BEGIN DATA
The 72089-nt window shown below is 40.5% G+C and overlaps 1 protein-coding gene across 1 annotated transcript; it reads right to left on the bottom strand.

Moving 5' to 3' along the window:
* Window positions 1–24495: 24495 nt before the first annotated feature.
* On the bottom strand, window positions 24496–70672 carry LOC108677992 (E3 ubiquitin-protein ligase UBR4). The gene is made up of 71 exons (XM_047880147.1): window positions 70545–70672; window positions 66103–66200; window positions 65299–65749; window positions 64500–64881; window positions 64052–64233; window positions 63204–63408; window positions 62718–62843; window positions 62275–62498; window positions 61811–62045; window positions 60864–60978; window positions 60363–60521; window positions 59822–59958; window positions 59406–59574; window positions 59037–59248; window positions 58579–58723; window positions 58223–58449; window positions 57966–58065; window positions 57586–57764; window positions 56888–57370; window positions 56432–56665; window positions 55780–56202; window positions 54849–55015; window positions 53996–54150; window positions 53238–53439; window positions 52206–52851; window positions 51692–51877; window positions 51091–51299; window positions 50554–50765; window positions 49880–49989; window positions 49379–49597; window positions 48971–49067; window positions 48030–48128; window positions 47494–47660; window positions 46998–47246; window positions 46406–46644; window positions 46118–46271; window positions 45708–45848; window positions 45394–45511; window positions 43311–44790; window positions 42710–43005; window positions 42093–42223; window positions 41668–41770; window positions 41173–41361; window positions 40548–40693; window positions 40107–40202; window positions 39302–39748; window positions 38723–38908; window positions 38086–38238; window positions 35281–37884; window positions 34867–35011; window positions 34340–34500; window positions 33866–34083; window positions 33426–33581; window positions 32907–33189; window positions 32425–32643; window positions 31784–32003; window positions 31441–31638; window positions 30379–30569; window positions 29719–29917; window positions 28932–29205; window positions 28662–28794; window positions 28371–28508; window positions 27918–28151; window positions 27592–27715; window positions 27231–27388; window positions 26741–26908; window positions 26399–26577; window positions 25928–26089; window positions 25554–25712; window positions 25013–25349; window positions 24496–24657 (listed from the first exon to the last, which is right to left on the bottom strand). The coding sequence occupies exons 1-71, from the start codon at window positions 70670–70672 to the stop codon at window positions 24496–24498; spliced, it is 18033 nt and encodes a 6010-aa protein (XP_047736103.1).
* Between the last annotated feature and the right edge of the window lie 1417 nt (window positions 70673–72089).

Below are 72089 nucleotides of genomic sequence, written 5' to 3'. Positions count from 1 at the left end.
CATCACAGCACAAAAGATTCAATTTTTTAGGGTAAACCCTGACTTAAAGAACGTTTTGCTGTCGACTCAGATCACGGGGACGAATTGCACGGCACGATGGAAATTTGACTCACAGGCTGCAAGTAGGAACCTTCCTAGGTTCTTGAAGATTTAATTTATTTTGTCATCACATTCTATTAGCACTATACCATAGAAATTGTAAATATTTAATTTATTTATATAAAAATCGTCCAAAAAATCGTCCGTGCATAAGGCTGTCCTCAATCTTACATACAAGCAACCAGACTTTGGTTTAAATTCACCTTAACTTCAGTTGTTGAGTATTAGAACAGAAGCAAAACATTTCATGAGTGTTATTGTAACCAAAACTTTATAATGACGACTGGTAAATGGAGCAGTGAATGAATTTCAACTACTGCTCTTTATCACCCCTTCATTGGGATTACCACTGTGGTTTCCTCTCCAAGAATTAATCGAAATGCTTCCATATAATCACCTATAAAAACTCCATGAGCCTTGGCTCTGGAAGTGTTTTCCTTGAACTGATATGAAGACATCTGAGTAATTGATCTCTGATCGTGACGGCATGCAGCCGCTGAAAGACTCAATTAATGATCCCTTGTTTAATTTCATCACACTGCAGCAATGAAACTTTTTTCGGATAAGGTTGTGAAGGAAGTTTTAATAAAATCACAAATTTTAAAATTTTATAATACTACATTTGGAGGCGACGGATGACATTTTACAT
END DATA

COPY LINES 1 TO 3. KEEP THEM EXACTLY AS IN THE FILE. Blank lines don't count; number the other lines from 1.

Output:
The 72089-nt window shown below is 40.5% G+C and overlaps 1 protein-coding gene across 1 annotated transcript; it reads right to left on the bottom strand.

Moving 5' to 3' along the window:
* Window positions 1–24495: 24495 nt before the first annotated feature.